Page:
If you would like to learn how to make shampoo, conditioner, infused oils, hair masks etc., I can offer one to one sessions in the comfort of your home (if you live in the Grimsby and Cleethorpes area), possible workshops on how to make herbal body care products are being planned and a possible location is being sought.  Any ideas – please let me know.


Spring into action and grow

The raspberry leaves are starting to bud this year :)

The raspberry leaves are starting to bud this year 🙂

There is nothing quite as connecting as getting your hands in some mud, in a world where we walk about with shoes on all the time (rubber soles are insulators) we can become quite disconnected to our planet. If we each planted a tree would there really be an issue with global warming? Why not plant five? Or one a year at least on Earth Day (April 22nd). A pip from an apple will grow into a massive tree which will supply our children, our future generations with delicious food. As we are near the end of Gardening Week I wanted to discuss ways in which you can grow fruit/veg and herbs without it costing the earth.If money is an issue please do not give up before you have started, if you buy fruits and vegetables to eat then you already have access to free seeds… save the inside of peppers when you cut them up and allow them to dry out. The seeds can now be planted to grow pepper plants which will taste so much better than the ones you bought in the supermarket originally…. and they will be organic (if you don’t spray them with horrible chemicals that is). Seeds can be harvested from apples, oranges, lemons, tomatoes, peppers, passion fruit, melons, strawberries and raspberries.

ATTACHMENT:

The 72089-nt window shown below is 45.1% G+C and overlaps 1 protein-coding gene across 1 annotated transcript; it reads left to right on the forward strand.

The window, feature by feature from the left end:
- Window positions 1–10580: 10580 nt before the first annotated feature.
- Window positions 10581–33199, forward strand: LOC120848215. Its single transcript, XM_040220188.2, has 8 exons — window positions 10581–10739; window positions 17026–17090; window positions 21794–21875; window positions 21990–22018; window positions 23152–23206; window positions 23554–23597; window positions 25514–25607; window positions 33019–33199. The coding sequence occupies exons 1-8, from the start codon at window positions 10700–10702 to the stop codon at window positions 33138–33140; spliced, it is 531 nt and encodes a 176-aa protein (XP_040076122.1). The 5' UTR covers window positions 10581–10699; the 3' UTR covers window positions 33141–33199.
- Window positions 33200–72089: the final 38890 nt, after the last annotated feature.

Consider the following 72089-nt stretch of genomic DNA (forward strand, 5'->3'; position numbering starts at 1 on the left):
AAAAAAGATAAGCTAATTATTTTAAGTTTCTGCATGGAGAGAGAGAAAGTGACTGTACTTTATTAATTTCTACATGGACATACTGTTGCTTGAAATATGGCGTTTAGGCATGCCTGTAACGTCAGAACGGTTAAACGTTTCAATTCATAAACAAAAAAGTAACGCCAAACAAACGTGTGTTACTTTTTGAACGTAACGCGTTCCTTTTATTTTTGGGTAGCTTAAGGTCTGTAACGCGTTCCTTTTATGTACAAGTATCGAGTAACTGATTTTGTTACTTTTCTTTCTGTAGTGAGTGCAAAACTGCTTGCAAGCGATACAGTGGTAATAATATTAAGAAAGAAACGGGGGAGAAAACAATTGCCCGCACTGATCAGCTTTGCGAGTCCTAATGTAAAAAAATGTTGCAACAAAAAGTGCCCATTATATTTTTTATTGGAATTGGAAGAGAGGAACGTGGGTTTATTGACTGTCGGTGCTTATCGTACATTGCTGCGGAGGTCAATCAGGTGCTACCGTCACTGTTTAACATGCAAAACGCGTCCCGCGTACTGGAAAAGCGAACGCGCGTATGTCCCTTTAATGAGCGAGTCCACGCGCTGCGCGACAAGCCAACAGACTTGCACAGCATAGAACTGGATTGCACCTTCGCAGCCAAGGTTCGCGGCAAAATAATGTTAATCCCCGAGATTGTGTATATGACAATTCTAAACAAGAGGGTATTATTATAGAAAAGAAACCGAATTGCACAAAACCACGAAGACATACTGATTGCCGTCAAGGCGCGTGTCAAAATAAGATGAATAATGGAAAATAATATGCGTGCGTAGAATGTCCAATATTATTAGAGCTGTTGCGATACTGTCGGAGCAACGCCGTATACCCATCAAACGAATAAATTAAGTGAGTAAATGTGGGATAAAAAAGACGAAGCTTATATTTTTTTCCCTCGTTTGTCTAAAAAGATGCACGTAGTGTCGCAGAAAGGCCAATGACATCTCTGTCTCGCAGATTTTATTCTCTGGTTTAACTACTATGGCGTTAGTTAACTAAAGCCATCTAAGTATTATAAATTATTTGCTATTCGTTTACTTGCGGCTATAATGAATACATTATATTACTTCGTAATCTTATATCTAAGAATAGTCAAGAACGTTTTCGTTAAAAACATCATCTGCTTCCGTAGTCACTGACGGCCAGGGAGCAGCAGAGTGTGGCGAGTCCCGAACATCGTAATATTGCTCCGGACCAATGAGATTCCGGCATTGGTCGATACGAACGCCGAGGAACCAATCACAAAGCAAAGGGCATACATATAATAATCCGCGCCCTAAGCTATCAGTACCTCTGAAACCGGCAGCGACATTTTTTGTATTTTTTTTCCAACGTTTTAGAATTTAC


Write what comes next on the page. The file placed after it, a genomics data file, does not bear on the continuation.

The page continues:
I can hear you shouting at the screen saying “They are food plants not herbs!!” You are right, but in the famous words of Hippocrates “Let food be your medicine and medicine be your food”. Our diet has a huge impact to our health. We literally are what we eat.